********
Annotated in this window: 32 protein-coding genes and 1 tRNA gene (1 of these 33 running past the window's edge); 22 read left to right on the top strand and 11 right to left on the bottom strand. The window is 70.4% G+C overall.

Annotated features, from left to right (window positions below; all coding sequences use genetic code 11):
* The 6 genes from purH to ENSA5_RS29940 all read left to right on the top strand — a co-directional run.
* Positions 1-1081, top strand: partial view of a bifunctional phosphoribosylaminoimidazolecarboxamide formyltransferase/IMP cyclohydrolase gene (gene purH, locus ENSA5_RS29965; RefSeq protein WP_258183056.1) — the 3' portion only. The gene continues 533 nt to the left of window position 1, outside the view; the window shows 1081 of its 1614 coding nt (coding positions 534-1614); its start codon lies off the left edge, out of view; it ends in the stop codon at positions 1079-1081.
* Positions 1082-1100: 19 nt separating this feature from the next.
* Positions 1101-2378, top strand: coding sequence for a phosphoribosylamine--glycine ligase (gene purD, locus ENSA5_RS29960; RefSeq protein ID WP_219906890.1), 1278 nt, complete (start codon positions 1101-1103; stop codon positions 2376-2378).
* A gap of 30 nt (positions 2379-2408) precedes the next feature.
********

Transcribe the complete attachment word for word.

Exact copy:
Annotated in this window: 32 protein-coding genes and 1 tRNA gene (1 of these 33 running past the window's edge); 22 read left to right on the top strand and 11 right to left on the bottom strand. The window is 70.4% G+C overall.

Annotated features, from left to right (window positions below; all coding sequences use genetic code 11):
* The 6 genes from purH to ENSA5_RS29940 all read left to right on the top strand — a co-directional run.
* Positions 1-1081, top strand: partial view of a bifunctional phosphoribosylaminoimidazolecarboxamide formyltransferase/IMP cyclohydrolase gene (gene purH, locus ENSA5_RS29965; RefSeq protein WP_258183056.1) — the 3' portion only. The gene continues 533 nt to the left of window position 1, outside the view; the window shows 1081 of its 1614 coding nt (coding positions 534-1614); its start codon lies off the left edge, out of view; it ends in the stop codon at positions 1079-1081.
* Positions 1082-1100: 19 nt separating this feature from the next.
* Positions 1101-2378, top strand: coding sequence for a phosphoribosylamine--glycine ligase (gene purD, locus ENSA5_RS29960; RefSeq protein ID WP_219906890.1), 1278 nt, complete (start codon positions 1101-1103; stop codon positions 2376-2378).
* A gap of 30 nt (positions 2379-2408) precedes the next feature.